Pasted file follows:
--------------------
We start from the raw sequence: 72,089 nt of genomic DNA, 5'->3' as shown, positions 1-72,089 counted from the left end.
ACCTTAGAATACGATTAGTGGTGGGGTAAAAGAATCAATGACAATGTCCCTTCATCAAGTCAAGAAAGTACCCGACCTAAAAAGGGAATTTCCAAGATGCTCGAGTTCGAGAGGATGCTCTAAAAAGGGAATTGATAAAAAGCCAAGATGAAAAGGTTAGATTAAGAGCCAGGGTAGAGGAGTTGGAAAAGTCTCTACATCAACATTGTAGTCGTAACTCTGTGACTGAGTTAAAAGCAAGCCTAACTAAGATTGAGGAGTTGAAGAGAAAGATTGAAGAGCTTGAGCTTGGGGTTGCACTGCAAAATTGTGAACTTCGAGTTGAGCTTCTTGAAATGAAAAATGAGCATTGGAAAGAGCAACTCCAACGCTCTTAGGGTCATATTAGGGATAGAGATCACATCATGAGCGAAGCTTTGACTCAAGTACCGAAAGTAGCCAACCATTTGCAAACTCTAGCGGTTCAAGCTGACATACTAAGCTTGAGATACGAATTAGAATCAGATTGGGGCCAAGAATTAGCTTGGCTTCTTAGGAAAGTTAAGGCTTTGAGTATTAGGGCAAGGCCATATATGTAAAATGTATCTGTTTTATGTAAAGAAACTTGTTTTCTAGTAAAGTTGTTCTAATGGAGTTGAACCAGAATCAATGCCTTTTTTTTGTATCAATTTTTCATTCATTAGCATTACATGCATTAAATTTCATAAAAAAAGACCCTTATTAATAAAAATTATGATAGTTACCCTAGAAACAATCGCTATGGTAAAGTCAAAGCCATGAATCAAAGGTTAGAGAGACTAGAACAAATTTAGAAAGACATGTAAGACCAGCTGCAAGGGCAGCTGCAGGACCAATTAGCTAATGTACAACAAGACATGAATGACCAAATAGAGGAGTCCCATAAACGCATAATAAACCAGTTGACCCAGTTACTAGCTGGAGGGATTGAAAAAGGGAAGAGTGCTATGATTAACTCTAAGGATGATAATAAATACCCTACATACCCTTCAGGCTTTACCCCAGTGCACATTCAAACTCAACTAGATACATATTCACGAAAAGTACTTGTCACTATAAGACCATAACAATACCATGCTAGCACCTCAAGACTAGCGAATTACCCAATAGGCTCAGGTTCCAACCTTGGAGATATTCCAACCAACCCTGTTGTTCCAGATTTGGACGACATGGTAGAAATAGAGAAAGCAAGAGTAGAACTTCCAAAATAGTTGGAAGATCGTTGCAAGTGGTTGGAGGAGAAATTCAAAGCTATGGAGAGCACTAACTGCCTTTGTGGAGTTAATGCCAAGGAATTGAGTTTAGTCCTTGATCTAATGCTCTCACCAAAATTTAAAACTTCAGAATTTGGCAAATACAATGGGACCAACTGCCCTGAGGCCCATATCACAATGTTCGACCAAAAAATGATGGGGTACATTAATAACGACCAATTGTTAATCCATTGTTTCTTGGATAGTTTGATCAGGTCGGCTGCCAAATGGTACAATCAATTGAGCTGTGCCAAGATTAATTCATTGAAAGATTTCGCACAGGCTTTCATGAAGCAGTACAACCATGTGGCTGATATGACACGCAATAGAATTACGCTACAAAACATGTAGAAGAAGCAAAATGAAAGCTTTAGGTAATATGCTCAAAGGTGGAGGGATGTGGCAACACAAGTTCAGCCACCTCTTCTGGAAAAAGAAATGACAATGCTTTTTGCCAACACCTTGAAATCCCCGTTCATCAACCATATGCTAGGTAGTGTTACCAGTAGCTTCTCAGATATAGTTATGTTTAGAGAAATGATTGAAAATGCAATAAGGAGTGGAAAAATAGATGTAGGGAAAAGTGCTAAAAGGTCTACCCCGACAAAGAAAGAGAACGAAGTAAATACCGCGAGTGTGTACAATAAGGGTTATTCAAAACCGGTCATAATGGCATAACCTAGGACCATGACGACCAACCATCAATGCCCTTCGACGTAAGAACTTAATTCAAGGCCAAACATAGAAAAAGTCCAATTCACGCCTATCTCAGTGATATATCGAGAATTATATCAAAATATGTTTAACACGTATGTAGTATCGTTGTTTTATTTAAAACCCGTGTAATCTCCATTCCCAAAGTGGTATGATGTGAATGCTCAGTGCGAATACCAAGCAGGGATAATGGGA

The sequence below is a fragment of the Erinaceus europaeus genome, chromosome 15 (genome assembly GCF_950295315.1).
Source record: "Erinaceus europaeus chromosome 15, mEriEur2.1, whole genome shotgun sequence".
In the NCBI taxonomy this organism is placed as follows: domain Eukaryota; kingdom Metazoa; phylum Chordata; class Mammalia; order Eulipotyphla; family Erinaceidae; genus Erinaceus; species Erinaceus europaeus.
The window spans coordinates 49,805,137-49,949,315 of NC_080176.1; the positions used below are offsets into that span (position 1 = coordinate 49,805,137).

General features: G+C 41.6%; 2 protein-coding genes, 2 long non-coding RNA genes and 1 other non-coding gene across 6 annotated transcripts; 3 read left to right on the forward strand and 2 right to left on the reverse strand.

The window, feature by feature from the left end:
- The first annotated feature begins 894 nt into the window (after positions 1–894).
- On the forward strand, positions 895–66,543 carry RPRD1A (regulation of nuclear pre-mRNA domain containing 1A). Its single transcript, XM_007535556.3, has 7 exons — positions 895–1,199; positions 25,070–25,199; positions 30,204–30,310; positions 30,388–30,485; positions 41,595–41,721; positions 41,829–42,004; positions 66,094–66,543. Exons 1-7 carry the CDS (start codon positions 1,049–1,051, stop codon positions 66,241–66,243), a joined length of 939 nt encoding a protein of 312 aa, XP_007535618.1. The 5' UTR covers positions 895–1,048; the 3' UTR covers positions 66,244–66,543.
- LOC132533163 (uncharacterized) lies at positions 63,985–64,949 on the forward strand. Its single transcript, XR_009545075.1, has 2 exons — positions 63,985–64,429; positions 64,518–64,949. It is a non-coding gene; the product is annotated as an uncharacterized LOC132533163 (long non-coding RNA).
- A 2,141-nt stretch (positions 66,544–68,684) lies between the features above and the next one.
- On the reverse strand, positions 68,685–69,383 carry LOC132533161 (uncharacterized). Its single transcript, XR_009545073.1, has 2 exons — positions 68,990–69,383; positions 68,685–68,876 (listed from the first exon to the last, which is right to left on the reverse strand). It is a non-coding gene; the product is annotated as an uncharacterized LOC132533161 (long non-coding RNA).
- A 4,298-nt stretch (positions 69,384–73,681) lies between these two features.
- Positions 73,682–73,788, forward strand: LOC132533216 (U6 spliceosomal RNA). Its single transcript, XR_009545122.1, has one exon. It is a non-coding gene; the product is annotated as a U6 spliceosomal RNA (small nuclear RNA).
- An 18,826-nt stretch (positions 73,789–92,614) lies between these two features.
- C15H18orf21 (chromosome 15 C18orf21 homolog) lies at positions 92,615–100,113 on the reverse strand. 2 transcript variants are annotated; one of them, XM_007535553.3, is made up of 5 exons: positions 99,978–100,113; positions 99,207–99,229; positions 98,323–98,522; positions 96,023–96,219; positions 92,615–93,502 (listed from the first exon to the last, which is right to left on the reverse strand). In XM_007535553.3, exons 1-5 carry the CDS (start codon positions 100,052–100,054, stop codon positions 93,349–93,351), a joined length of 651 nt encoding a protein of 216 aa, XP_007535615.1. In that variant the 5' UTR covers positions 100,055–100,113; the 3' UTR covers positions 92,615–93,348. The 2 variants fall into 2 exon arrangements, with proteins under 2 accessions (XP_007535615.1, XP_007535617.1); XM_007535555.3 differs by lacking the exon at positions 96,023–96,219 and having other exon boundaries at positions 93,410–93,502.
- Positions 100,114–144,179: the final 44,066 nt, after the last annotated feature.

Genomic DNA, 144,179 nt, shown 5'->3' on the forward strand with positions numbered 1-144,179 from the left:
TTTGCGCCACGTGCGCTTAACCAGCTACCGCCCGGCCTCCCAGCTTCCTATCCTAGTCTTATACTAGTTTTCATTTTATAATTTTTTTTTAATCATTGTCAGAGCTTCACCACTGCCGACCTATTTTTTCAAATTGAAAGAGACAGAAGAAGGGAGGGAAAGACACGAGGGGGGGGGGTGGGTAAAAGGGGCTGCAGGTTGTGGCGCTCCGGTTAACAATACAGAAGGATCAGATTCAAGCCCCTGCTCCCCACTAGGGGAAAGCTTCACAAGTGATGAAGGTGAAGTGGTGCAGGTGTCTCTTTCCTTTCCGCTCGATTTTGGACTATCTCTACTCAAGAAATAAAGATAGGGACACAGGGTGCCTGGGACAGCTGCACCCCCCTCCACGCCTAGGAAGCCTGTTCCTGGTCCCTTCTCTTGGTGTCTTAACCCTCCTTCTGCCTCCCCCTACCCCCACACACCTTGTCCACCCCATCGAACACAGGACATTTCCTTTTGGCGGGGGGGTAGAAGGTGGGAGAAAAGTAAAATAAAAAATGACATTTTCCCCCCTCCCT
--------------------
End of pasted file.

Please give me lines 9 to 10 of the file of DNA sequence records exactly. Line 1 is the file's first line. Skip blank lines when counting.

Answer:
- The first annotated feature begins 894 nt into the window (after positions 1–894).
- On the forward strand, positions 895–66,543 carry RPRD1A (regulation of nuclear pre-mRNA domain containing 1A). Its single transcript, XM_007535556.3, has 7 exons — positions 895–1,199; positions 25,070–25,199; positions 30,204–30,310; positions 30,388–30,485; positions 41,595–41,721; positions 41,829–42,004; positions 66,094–66,543. Exons 1-7 carry the CDS (start codon positions 1,049–1,051, stop codon positions 66,241–66,243), a joined length of 939 nt encoding a protein of 312 aa, XP_007535618.1. The 5' UTR covers positions 895–1,048; the 3' UTR covers positions 66,244–66,543.